A day celebrating Black liberation utilized for white supremacy
The way the Civil War became officially remembered — through Memorial Day celebrations— was based on the erasure of the Black veteran and the liberated slave.
What we now know as Memorial Day began as "Decoration Day" in the immediate aftermath of U.S. Civil War. It was a tradition initiated by former slaves to celebrate emancipation and commemorate those who died for that cause. These days, Memorial Day is arranged as a day "without politics" — of a general patriotic celebration of all soldiers and veterans, regardless of the nature of the wars they participated in. This is the opposite of how the day emerged, with explicitly partisan motivations, to celebrate those who fought for justice and liberation.
The concept that the population must simply "remember the sacrifice" of U.S. service members, without a critical reflection on the wars themselves, did not emerge by accident. It came about in the Jim Crow period as the Northern and Southern ruling classes sought to reunite the country around apolitical mourning and blind patriotism. Reuniting on this basis required erasing the politically "divisive" issues of slavery and Black citizenship that had been at the heart of the struggles of the Civil War and Reconstruction.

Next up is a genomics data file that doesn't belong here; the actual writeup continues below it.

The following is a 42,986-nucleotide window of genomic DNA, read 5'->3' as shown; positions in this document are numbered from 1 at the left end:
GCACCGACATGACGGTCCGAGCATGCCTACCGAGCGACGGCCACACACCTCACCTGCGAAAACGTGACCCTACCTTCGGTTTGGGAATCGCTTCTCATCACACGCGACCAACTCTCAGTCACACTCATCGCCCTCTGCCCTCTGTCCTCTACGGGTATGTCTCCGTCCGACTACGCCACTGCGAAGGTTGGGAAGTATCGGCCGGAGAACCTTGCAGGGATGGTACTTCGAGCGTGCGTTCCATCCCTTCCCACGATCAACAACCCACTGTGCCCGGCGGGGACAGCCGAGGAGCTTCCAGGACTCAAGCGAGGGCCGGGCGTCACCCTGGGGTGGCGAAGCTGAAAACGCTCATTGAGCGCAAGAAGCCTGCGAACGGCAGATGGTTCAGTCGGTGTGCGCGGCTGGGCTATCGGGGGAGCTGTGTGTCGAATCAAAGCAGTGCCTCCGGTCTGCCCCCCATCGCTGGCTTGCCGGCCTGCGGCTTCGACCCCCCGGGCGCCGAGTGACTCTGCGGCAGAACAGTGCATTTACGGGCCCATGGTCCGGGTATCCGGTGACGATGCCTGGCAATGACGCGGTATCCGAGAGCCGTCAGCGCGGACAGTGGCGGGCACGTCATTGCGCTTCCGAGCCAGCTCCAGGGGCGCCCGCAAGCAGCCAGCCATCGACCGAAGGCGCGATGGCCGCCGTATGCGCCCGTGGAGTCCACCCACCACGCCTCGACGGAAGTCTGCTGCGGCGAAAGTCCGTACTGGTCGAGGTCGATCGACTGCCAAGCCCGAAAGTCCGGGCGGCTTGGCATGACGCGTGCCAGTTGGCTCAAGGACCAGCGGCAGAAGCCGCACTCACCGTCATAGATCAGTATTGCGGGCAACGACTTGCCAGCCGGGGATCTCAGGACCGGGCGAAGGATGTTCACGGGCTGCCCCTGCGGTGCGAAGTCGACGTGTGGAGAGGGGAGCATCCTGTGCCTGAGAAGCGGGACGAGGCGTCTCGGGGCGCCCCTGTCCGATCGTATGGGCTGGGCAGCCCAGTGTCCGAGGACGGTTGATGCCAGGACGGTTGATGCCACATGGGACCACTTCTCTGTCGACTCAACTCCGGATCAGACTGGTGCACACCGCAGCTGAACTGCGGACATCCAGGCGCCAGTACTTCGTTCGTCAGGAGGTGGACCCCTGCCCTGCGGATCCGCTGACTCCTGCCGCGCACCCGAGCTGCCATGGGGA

To truly honor Memorial Day means putting the politics back in. It means reviving the visions of emancipation and liberation that animated the first Decoration Days. It means celebrating those who have fought on the side of justice, while exposing the cruel manipulation of hundreds of thousands of U.S. service members who have been sent to fight and die in wars for conquest and empire.
Source: Party for Socialism and Liberation
Editor’s note: Remember folks, we give everyone a voice, even if they’re loud, shrill, and full of nonsense. Unlike the “dictatorship of the proletariat,” we honor everyone’s right to free speech.